Example 5

Example 5 layout

Center(
   child: Container(
      color: Colors.red,
      width: double.infinity,
      height: double.infinity,
   )
)

The screen forces the Center to be exactly the same size as the screen, so the Center fills the screen.

The Center tells the Container that it can be any size it wants, but not bigger than the screen. The Container wants to be of infinite size, but since it can’t be bigger than the screen, it just fills the screen.

Example 6

Example 6 layout

Center(child: Container(color: Colors.red))

The screen forces the Center to be exactly the same size as the screen, so the Center fills the screen.

The Center tells the Container that it can be any size it wants, but not bigger than the screen. Since the Container has no child and no fixed size, it decides it wants to be as big as possible, so it fills the whole screen.

But why does the Container decide that? Simply because that’s a design decision by those who created the Container widget. It could have been created differently, and you have to read the Container documentation to understand how it behaves, depending on the circumstances.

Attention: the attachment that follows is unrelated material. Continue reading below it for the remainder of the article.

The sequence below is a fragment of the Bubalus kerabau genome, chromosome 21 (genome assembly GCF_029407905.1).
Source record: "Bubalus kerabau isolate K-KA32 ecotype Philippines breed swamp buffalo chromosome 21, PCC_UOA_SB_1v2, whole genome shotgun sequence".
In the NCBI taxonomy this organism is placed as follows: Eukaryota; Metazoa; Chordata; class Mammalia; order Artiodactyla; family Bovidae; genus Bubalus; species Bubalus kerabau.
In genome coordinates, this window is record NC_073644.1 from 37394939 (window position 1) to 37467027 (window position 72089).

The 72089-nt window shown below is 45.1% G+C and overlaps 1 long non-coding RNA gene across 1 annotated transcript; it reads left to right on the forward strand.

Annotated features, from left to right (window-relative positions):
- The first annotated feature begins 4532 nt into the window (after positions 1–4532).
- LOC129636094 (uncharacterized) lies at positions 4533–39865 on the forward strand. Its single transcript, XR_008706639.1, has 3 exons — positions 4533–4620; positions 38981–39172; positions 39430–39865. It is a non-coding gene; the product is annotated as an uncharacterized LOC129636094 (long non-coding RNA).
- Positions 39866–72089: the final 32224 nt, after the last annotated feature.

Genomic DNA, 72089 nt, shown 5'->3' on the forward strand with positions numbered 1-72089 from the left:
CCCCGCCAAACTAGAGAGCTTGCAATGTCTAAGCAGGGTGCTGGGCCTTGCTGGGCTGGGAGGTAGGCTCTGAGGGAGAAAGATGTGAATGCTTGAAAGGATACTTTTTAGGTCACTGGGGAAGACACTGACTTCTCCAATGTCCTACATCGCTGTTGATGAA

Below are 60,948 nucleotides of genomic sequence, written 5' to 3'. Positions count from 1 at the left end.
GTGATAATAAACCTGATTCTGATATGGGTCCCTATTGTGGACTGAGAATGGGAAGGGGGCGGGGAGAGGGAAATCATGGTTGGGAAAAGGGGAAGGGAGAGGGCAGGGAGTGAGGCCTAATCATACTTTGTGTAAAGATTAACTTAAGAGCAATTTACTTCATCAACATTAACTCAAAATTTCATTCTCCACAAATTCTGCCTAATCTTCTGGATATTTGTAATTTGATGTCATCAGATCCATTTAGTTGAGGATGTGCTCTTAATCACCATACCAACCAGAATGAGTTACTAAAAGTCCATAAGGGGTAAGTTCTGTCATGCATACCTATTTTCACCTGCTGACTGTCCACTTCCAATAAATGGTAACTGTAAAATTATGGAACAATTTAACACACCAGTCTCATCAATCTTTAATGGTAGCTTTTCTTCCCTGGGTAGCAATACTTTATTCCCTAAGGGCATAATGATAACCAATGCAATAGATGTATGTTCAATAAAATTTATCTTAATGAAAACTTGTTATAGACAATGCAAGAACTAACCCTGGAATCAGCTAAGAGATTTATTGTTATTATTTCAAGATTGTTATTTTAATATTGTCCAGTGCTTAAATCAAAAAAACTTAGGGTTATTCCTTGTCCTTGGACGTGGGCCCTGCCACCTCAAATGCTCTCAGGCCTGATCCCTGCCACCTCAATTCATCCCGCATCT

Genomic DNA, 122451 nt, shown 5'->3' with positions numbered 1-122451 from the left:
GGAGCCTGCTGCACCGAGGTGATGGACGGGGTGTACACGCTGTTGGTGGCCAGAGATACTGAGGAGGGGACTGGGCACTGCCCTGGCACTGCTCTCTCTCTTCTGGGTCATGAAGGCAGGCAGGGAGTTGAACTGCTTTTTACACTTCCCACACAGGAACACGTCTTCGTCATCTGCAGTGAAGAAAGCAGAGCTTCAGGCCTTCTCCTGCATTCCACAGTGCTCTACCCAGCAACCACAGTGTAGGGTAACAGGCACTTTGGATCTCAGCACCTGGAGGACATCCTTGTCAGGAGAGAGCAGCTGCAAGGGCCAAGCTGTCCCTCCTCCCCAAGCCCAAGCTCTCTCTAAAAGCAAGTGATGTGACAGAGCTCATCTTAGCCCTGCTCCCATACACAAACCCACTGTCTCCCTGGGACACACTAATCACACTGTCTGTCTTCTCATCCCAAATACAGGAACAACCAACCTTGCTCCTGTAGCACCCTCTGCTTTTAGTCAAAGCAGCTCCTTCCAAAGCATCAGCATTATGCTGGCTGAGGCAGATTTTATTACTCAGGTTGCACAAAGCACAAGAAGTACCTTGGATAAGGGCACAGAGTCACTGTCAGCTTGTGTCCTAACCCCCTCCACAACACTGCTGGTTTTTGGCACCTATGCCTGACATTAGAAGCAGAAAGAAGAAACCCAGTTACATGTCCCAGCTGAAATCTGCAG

Example 7

Example 7 layout

Center(
   child: Container(
      color: Colors.red,
      child: Container(color: Colors.green, width: 30, height: 30),
   )
)

The screen forces the Center to be exactly the same size as the screen, so the Center fills the screen.

The Center tells the red Container that it can be any size it wants, but not bigger than the screen. Since the red Container has no size but has a child, it decides it wants to be the same size as its child.

The red Container tells its child that it can be any size it wants, but not bigger than the screen.

The child is a green Container that wants to be 30 × 30. Given that the red Container sizes itself to the size of its child, it is also 30 × 30. The red color isn’t visible because the green Container entirely covers the red Container.

Example 8

Example 8 layout

Center(
   child: Container(
     color: Colors.red,
     padding: const EdgeInsets.all(20.0),
     child: Container(color: Colors.green, width: 30, height: 30),
   )
)